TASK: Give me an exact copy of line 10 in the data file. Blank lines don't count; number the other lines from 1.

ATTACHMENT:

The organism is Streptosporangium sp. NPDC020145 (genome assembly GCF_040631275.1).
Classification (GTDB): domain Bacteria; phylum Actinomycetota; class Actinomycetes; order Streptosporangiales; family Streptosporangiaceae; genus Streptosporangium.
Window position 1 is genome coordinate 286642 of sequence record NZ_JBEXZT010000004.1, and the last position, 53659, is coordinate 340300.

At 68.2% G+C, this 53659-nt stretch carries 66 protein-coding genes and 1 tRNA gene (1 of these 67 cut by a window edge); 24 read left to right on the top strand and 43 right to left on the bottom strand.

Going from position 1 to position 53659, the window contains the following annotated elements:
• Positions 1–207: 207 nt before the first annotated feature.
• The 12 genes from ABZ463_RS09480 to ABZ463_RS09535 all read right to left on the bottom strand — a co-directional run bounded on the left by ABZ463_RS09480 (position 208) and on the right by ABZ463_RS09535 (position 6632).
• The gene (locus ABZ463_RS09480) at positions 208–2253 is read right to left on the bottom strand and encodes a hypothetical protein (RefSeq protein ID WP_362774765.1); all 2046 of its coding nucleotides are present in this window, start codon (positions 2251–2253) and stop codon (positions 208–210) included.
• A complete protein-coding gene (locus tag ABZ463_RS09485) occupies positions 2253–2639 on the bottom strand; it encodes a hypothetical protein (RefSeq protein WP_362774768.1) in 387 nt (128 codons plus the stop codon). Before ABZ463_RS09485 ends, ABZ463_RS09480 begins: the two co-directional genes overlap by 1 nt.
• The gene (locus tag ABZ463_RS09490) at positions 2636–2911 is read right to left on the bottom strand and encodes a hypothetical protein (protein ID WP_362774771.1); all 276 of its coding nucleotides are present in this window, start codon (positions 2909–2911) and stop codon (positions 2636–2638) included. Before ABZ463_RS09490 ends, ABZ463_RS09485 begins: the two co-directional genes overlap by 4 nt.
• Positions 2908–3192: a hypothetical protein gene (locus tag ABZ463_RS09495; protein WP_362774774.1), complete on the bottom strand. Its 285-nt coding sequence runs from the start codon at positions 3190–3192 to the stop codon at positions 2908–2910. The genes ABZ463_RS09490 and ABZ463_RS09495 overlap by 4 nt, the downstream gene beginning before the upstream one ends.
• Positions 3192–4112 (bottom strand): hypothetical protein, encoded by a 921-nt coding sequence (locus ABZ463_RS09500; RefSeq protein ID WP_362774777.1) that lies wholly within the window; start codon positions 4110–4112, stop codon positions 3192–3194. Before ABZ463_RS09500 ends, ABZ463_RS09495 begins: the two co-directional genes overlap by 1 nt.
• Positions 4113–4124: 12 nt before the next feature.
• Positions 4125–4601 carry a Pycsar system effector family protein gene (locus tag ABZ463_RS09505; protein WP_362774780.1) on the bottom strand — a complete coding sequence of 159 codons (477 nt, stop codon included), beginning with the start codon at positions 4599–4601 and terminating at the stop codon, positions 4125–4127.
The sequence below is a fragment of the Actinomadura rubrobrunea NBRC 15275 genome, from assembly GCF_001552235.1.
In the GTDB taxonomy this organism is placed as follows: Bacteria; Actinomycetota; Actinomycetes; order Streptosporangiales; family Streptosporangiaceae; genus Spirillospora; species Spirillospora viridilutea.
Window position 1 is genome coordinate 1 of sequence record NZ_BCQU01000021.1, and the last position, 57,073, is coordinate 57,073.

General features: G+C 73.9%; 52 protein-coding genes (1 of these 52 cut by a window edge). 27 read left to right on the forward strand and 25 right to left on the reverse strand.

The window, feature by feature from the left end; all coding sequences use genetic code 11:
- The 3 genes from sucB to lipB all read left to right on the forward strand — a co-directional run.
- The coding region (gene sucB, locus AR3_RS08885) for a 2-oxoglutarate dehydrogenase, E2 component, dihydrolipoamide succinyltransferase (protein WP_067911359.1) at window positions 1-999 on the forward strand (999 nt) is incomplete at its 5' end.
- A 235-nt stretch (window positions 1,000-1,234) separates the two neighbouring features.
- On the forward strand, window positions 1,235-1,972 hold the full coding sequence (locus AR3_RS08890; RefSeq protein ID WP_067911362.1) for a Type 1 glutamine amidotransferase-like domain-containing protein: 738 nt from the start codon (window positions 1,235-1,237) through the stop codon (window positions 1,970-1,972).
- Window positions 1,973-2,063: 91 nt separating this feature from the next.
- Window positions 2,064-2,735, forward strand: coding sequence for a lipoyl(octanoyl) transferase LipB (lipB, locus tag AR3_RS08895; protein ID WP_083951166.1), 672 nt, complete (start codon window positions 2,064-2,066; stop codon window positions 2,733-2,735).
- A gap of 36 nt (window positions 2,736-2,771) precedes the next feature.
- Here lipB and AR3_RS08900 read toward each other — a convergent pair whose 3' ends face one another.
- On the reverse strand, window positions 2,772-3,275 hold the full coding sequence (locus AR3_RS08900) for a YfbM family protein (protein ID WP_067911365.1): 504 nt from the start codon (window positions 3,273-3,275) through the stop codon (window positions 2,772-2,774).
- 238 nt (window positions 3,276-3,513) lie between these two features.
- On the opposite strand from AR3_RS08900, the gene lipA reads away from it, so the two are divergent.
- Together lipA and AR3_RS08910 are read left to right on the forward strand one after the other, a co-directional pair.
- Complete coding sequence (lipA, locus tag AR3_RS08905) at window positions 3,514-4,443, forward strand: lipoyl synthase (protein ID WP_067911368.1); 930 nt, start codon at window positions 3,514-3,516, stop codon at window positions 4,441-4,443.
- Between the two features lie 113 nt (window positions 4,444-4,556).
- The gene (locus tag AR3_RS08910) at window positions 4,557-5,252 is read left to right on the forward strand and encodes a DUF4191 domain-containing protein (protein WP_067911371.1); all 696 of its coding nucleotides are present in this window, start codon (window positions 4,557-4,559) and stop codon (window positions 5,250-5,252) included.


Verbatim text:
• The gene (locus tag ABZ463_RS09490) at positions 2636–2911 is read right to left on the bottom strand and encodes a hypothetical protein (protein ID WP_362774771.1); all 276 of its coding nucleotides are present in this window, start codon (positions 2909–2911) and stop codon (positions 2636–2638) included. Before ABZ463_RS09490 ends, ABZ463_RS09485 begins: the two co-directional genes overlap by 4 nt.